So what are Dental Crowns and why would I need one?

Men have been making dental crowns for teeth since ancient Egypt. For most of recorded history, crowns have been cast in gold, using the lost wax technique. The first skeletal example of this is an Etruscan from 700 BC.

Crowns are dental restorations that cover all the visible surfaces of a tooth.

Dental crowns

Dental Crowns

Dental Crowns were made fist out of cast gold. In the 1950’s, first composite resins and then porcelains were applied to the outer surface of the crowns to give a more tooth-like appearance. In the 1980’s all ceramic (porcelain) crowns became popular. By the mid 2000’s all Zirconia crowns became mainstream and are now widely used. Zirconia is a synthetic glass most famous for its use as an alternative to diamonds.

Crowns are generally used for four dental purposes.

  • They are used to restore significant tooth loss, usually resulting from deep decay (dental cavity) or the fracturing off of large potions of tooth structure.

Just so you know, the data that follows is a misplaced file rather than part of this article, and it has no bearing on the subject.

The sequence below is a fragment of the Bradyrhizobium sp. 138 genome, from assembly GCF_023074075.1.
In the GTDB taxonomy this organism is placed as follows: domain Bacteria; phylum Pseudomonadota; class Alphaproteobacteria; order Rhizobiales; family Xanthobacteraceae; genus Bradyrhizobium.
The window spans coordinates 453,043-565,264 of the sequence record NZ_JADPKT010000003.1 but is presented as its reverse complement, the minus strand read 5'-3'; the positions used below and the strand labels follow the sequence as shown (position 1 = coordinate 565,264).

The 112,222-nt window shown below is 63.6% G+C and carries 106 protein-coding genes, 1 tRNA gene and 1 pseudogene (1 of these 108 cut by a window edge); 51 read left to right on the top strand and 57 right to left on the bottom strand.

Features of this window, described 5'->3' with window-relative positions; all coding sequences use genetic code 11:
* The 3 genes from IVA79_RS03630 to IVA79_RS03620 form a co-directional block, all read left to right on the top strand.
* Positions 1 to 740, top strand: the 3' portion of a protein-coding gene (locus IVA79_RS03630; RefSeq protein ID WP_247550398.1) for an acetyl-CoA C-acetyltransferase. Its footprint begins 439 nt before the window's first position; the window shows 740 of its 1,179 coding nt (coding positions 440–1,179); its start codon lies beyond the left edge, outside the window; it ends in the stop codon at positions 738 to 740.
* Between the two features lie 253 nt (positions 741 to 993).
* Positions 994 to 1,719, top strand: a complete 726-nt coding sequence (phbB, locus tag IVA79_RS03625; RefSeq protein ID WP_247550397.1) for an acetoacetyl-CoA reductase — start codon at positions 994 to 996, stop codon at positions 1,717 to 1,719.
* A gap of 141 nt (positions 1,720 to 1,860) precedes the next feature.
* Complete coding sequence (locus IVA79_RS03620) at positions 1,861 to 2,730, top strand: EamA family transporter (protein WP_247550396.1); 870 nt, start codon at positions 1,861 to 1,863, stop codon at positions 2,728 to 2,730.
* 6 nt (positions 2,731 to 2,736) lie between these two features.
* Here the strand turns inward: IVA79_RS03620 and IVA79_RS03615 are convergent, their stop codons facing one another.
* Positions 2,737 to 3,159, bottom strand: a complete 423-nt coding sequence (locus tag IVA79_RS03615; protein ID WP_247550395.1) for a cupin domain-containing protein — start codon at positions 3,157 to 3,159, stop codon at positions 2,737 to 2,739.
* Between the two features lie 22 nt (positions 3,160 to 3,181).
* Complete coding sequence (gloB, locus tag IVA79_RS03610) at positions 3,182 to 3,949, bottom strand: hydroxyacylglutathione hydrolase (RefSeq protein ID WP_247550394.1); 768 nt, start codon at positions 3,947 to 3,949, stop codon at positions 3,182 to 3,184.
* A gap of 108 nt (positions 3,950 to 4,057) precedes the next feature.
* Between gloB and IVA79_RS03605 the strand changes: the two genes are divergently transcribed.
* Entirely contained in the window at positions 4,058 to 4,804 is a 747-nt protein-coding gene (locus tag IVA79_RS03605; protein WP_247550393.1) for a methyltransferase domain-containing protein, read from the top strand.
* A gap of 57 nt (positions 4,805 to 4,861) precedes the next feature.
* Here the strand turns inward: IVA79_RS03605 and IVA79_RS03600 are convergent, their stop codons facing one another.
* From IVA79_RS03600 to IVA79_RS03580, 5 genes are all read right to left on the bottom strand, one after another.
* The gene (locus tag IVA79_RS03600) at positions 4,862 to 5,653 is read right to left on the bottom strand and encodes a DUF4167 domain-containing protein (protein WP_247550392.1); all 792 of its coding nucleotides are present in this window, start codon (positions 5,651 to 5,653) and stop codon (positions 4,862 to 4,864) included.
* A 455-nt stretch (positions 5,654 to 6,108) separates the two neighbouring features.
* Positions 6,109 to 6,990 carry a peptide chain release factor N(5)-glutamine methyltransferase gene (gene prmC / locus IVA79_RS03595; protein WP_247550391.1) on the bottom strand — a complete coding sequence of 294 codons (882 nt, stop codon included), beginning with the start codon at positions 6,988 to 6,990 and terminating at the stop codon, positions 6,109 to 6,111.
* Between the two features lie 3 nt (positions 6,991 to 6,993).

• Crowns are used to treat teeth that are fractured in order to prevent the fractured portions from breaking away from the tooth and potentially causing further complications or to eliminate pain coming from the fractured tooth.
  • They are made to protect molars from fracturing apart after a root canal is done on the tooth, a process that makes the tooth more brittle and thus more inclined to break.
  • Crowns are also used to cosmetically alter a tooth or teeth, allowing for a different shape, color or position of the tooth being restored.

The process for making a crown usually involves two visits.

On the first visit, the tooth is prepared by removing diseased tooth and/or reducing tooth structure around the sides of the tooth and off the biting surface of the tooth in order to create space for the new restoration. This reduction permits the newly crowned tooth to be an ideal tooth size once the crown is seated. An impression is made of the prepared tooth and a temporary crown is fabricated and cemented. This visit is usually about 75 minutes long. At the second visit, the final crown is tried in and then cemented in place. This visit is usually about 30 minutes long.